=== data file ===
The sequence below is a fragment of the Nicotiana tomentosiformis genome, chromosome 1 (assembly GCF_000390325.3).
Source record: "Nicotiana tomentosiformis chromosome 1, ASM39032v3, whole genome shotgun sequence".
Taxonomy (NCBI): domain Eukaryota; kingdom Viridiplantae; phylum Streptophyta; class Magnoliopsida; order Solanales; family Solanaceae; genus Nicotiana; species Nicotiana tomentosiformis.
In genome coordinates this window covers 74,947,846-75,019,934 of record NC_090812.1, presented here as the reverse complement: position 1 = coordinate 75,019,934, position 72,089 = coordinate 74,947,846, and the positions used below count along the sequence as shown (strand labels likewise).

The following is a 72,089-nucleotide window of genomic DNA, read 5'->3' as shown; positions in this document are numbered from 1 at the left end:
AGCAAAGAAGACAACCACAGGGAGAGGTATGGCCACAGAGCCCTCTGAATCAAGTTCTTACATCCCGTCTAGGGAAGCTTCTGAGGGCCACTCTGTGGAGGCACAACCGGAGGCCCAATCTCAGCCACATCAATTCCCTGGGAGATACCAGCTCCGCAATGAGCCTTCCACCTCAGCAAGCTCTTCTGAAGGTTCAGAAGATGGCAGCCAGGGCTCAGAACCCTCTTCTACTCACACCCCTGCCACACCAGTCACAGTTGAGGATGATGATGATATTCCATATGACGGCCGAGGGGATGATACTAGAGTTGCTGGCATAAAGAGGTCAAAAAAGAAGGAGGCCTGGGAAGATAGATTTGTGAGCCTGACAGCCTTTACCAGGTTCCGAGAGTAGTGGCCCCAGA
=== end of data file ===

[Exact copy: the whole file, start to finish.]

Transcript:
The sequence below is a fragment of the Nicotiana tomentosiformis genome, chromosome 1 (assembly GCF_000390325.3).
Source record: "Nicotiana tomentosiformis chromosome 1, ASM39032v3, whole genome shotgun sequence".
Taxonomy (NCBI): domain Eukaryota; kingdom Viridiplantae; phylum Streptophyta; class Magnoliopsida; order Solanales; family Solanaceae; genus Nicotiana; species Nicotiana tomentosiformis.
In genome coordinates this window covers 74,947,846-75,019,934 of record NC_090812.1, presented here as the reverse complement: position 1 = coordinate 75,019,934, position 72,089 = coordinate 74,947,846, and the positions used below count along the sequence as shown (strand labels likewise).

The following is a 72,089-nucleotide window of genomic DNA, read 5'->3' as shown; positions in this document are numbered from 1 at the left end:
AGCAAAGAAGACAACCACAGGGAGAGGTATGGCCACAGAGCCCTCTGAATCAAGTTCTTACATCCCGTCTAGGGAAGCTTCTGAGGGCCACTCTGTGGAGGCACAACCGGAGGCCCAATCTCAGCCACATCAATTCCCTGGGAGATACCAGCTCCGCAATGAGCCTTCCACCTCAGCAAGCTCTTCTGAAGGTTCAGAAGATGGCAGCCAGGGCTCAGAACCCTCTTCTACTCACACCCCTGCCACACCAGTCACAGTTGAGGATGATGATGATATTCCATATGACGGCCGAGGGGATGATACTAGAGTTGCTGGCATAAAGAGGTCAAAAAAGAAGGAGGCCTGGGAAGATAGATTTGTGAGCCTGACAGCCTTTACCAGGTTCCGAGAGTAGTGGCCCCAGA